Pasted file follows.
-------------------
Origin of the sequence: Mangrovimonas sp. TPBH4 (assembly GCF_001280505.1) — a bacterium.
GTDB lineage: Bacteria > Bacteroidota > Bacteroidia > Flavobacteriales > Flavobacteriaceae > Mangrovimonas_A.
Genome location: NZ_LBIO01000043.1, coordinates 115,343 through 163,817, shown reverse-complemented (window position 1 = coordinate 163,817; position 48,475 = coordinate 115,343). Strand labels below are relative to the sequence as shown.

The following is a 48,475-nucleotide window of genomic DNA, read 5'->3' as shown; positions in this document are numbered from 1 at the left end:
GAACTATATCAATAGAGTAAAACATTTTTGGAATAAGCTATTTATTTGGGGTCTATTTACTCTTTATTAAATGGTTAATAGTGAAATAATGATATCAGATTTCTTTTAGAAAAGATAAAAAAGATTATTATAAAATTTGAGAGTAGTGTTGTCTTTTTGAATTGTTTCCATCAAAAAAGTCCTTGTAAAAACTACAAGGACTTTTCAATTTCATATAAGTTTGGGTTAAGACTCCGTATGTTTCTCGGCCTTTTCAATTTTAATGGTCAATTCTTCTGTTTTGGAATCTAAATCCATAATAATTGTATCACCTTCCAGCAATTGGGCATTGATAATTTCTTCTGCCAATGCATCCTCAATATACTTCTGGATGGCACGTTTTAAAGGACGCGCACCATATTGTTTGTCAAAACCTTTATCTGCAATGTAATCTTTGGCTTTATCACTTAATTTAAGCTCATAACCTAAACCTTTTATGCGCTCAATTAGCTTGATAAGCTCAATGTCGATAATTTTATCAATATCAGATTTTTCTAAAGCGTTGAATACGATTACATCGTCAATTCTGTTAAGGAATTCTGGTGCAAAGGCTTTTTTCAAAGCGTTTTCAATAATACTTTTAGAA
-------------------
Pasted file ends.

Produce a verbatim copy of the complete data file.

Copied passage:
Origin of the sequence: Mangrovimonas sp. TPBH4 (assembly GCF_001280505.1) — a bacterium.
GTDB lineage: Bacteria > Bacteroidota > Bacteroidia > Flavobacteriales > Flavobacteriaceae > Mangrovimonas_A.
Genome location: NZ_LBIO01000043.1, coordinates 115,343 through 163,817, shown reverse-complemented (window position 1 = coordinate 163,817; position 48,475 = coordinate 115,343). Strand labels below are relative to the sequence as shown.

The following is a 48,475-nucleotide window of genomic DNA, read 5'->3' as shown; positions in this document are numbered from 1 at the left end:
GAACTATATCAATAGAGTAAAACATTTTTGGAATAAGCTATTTATTTGGGGTCTATTTACTCTTTATTAAATGGTTAATAGTGAAATAATGATATCAGATTTCTTTTAGAAAAGATAAAAAAGATTATTATAAAATTTGAGAGTAGTGTTGTCTTTTTGAATTGTTTCCATCAAAAAAGTCCTTGTAAAAACTACAAGGACTTTTCAATTTCATATAAGTTTGGGTTAAGACTCCGTATGTTTCTCGGCCTTTTCAATTTTAATGGTCAATTCTTCTGTTTTGGAATCTAAATCCATAATAATTGTATCACCTTCCAGCAATTGGGCATTGATAATTTCTTCTGCCAATGCATCCTCAATATACTTCTGGATGGCACGTTTTAAAGGACGCGCACCATATTGTTTGTCAAAACCTTTATCTGCAATGTAATCTTTGGCTTTATCACTTAATTTAAGCTCATAACCTAAACCTTTTATGCGCTCAATTAGCTTGATAAGCTCAATGTCGATAATTTTATCAATATCAGATTTTTCTAAAGCGTTGAATACGATTACATCGTCAATTCTGTTAAGGAATTCTGGTGCAAAGGCTTTTTTCAAAGCGTTTTCAATAATACTTTTAGAA